Australian Government Springs into Action to Restore Kangaroo Island

Australian government plans to remove feral cats from Kangaroo Island within 15 years.

Kangaroo Island in Southern Australia is home to a variety of wildlife, including the Southern Brown Bandicoot, Kangaroo Island Echidna, Kangaroo Island Dunnart, and Southern Emu Wren. These distinctive native Australian species have been struggling ever since feral cats invaded Kangaroo Island. Feral Cat Eradication Project Manager, Pat Hodgens, said:

Even in low numbers feral cats can have a devastating effect on native wildlife.

island conservation science kangaroo island southern brown bandicoot

Southern Brown Bandicoots are vulnerable to the impacts of invasive predators. Credit: Steve Duke Photography

The restoration team will be deploying a variety of methods in order to rescue the ecosystem from the threat of invasive predators. They will also be enacting “disease mitigation” strategies to prevent transmission of toxoplasmosis and sarcosporidiosis from the feral cats to other animals. Researchers will be collecting data and conducting DNA profiling on the feral cats to  better understand the impacts of invasive species on native wildlife.

The team is also engaging the local community to ensure long-term ecosystem vitality. Hodgens said:

We are working extremely closely with the Kangaroo Island council and the community to investigate a permit system whereby some pet owners are permitted to keep de-sexed and registered cats on their properties without them contributing to the feral cat population. It’s an ongoing discussion we need to have with our community.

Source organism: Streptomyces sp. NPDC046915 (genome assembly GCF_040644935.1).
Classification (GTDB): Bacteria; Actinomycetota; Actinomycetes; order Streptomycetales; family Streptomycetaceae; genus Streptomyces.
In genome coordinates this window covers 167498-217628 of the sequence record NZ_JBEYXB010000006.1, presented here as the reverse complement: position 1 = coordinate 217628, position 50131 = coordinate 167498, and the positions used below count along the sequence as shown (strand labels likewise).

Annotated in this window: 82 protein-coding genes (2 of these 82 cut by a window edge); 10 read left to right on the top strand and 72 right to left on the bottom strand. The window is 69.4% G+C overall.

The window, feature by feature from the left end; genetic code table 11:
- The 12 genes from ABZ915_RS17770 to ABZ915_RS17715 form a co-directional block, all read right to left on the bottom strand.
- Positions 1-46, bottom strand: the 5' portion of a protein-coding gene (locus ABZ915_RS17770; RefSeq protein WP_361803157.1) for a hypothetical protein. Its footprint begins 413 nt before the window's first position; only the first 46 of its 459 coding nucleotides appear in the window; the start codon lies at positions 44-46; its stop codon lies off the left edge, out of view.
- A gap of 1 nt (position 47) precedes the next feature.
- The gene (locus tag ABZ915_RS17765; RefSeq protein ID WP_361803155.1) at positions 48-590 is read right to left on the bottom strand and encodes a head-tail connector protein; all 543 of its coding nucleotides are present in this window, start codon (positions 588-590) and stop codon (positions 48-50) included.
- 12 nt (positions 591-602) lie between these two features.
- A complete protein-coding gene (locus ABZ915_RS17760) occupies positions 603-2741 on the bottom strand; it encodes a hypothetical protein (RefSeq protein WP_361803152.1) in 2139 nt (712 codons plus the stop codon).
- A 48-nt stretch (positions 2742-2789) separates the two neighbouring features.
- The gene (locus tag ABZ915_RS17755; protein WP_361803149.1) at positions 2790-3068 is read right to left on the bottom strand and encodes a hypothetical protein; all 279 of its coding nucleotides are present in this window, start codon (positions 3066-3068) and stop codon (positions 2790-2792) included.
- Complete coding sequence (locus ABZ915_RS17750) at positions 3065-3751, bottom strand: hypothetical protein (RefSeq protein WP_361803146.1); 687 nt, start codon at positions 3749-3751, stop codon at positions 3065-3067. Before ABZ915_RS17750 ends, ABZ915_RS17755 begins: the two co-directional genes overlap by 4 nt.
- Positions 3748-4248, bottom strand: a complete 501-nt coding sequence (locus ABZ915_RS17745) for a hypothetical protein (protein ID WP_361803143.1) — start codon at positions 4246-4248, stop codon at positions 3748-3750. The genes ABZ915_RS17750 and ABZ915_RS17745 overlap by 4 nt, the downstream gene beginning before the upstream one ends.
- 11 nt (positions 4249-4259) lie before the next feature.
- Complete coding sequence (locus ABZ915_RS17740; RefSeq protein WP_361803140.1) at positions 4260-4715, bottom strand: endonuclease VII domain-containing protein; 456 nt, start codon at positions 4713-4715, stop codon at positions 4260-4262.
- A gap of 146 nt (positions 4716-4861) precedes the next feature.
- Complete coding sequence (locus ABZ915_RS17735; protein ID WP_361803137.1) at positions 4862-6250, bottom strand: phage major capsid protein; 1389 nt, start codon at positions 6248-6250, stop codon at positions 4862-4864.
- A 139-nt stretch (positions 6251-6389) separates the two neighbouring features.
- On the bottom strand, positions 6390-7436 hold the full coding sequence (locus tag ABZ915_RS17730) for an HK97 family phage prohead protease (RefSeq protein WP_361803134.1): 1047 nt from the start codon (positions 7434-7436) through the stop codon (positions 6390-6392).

island conservation southern emu sren

A Southern Emu-wren. Credit: David Cook

Th goal is for Kangaroo Island to become one of the world’s largest inhabited islands free of feral cats by 2030.

Featured photo: Kangaroo mother and joey on Kangaroo Island, Southern Australia. Credit: Paul Asman and Jill Lenoble/Flickr
Source: Australian Geographic

About Sara Kaiser

Sara received a BA in anthropology from UC Santa Cruz in 2014. As a freelance writer and editor, she seeks to produce and highlight stories that support ecological responsibility, body awareness, emotional intelligence, and creative action, and reveal the connections between them.

View All Posts

Follow Island Conservation on Social Media

[ism-social-followers list='fb,tw,li,youtube,instagram' template='ism_template_sf_1' list_align='horizontal' display_counts='false' display_full_name='true' box_align='center' ]

[ism-social-followers list='fb,tw,li,youtube,instagram' template='ism_template_sf_1' list_align='horizontal' display_counts='false' display_full_name='true' box_align='center' ]

Midway Atoll conservation




%d bloggers like this: